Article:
Moreover, when patients were divided into three groups according to the duration that blood glucose was maintained between 4 and 8mmol/L, it was found that those patients who spend the least time within the desired range also have the greatest fluctuation in blood glucose levels, and have the worst long-term control as reflected by higher HbA1c, a marker of diabetes control which predicts the risk of future complications.
Chief investigator of the study, Professor Ronald Ma, Associate Professor of the Department of Medicine and Therapeutics at CUHK said, “The results so far have already reflected the poor control of diabetes among patients. Besides elevated blood glucose levels, the great glucose variation and the frequent episodes of hypoglycaemia also indicate that most patients are not receiving the optimal insulin treatment.”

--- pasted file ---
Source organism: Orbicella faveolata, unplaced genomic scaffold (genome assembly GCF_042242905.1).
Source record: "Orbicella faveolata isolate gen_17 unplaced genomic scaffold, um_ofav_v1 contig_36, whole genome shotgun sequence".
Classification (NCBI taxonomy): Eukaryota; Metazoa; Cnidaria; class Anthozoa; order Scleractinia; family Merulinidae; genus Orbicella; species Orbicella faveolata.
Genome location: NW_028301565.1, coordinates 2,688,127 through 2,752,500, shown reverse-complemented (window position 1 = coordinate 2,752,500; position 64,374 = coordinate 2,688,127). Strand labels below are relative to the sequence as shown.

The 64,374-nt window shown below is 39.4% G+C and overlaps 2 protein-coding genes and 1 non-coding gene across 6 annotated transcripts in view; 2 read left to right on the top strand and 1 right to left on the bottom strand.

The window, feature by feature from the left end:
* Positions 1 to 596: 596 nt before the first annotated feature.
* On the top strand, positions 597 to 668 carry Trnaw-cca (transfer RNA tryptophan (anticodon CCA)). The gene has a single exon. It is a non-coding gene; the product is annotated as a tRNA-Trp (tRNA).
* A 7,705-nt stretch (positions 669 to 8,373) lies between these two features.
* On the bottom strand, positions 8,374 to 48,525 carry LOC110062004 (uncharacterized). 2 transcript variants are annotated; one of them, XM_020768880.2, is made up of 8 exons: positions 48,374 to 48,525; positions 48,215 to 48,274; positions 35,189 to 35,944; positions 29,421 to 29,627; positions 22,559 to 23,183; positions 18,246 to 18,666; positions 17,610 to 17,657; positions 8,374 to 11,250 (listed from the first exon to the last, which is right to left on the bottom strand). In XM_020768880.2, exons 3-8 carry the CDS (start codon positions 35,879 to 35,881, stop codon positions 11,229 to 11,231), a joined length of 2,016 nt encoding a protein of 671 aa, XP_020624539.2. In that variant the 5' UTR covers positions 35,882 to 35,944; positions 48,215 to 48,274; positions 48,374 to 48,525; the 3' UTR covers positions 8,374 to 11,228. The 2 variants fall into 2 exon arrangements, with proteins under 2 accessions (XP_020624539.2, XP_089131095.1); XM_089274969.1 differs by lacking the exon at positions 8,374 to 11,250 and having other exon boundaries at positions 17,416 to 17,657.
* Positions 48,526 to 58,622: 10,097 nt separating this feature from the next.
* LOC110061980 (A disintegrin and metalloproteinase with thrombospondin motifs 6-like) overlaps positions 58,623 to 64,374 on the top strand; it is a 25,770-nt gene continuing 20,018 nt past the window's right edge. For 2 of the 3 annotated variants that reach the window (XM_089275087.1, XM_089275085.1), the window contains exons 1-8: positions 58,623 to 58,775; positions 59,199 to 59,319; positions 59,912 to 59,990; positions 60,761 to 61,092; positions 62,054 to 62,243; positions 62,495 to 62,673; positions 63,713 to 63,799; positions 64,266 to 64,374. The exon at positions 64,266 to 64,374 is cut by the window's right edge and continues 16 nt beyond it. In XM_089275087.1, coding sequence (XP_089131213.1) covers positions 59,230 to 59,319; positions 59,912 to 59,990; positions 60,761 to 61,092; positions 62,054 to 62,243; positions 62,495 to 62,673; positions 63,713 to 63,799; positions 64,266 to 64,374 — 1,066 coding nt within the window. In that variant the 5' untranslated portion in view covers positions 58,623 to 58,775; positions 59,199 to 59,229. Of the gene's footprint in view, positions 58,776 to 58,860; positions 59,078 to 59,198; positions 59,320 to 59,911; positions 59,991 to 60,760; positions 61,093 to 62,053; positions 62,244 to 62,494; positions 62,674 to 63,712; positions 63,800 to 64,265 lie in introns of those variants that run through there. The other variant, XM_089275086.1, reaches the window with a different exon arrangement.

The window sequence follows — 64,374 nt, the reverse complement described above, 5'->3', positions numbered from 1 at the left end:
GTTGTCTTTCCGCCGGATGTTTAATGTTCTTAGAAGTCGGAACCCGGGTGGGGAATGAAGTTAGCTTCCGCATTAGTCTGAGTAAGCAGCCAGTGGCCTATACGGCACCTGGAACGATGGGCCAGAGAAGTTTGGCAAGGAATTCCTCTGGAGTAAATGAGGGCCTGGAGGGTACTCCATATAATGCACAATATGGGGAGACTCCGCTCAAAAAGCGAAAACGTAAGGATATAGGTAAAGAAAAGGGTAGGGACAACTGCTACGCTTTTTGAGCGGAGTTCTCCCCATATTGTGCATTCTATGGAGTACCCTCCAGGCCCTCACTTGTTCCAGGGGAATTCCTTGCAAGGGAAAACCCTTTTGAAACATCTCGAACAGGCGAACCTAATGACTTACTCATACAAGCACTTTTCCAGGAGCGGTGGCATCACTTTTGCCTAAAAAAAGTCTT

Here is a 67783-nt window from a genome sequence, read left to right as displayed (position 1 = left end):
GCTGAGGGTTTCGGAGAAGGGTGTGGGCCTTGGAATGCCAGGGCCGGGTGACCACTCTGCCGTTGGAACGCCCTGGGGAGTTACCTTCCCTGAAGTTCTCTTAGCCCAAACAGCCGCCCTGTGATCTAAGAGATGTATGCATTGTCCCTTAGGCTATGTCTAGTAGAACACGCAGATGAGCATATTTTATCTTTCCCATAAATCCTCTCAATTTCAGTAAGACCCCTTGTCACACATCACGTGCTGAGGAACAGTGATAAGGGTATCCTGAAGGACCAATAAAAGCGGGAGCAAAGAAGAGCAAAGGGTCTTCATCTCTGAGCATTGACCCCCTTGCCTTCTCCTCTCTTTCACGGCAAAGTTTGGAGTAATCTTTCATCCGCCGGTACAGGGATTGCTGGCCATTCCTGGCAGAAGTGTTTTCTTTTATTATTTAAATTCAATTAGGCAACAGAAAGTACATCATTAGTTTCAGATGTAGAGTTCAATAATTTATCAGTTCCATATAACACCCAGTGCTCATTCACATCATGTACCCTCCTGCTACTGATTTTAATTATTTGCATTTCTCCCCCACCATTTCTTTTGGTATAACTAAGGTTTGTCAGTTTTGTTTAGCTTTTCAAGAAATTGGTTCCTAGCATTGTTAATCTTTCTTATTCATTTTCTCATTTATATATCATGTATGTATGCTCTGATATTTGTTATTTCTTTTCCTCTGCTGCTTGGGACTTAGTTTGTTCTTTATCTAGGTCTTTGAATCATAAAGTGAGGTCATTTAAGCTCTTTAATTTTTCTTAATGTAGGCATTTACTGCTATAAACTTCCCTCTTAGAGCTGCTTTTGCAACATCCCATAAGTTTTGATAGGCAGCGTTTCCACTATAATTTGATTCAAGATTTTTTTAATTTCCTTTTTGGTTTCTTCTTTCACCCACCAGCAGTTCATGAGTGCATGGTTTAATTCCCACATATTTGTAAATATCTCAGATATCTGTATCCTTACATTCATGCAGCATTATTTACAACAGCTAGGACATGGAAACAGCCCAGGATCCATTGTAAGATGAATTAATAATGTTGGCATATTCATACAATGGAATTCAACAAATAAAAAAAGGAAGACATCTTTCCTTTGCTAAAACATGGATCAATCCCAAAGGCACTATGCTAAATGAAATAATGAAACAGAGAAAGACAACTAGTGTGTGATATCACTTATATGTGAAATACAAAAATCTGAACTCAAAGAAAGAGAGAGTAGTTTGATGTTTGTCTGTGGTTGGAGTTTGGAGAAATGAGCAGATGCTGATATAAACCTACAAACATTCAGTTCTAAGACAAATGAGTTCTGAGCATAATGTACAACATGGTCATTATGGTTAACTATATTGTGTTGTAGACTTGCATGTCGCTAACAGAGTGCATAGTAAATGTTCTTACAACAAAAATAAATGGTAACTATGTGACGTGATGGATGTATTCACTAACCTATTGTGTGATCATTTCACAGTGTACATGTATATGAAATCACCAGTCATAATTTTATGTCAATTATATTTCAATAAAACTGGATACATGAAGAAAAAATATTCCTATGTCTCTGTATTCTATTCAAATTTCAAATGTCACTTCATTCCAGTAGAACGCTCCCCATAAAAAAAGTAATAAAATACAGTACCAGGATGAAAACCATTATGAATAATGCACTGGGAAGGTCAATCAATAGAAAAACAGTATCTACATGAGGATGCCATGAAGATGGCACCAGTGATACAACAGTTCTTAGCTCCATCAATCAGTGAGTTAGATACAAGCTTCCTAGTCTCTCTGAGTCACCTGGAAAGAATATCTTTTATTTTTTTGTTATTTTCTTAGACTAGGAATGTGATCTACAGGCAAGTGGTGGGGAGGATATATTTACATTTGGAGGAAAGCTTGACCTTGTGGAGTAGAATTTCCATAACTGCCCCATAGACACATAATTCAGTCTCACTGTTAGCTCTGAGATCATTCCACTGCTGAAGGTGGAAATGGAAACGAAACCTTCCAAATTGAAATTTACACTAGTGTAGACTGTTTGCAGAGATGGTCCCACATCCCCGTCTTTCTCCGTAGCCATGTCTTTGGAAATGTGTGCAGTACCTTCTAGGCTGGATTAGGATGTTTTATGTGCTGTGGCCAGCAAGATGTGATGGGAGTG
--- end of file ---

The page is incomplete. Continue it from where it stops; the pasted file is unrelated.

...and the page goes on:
Professor Peter Tong, Department of Medicine and Therapeutics at CUHK as well as specialist in diabetes and endocrinology, explained that an ideal blood glucose control means to maintain a steady level between 4 and 8 mmol/L at all time. Patients usually will not be alerted when their blood glucose level is slightly above the normal range. However, a prolonged elevated blood glucose level will eventually lead to devastating diabetic complications. That is why lowering blood glucose to the desired level is very important. On the other hand, when blood glucose level drops too low, patients will suffer from episodes of hypoglycaemia such as feelings of fatigue, hunger, palpitation, sweating, irritability, blurred vision and may even fall into coma. Professor Tong said, “Patients with experiences of these symptoms are usually frightened. Hence, they tend to keep the blood sugar at high levels, and with time, these patients will develop devastating vascular complications of diabetes.”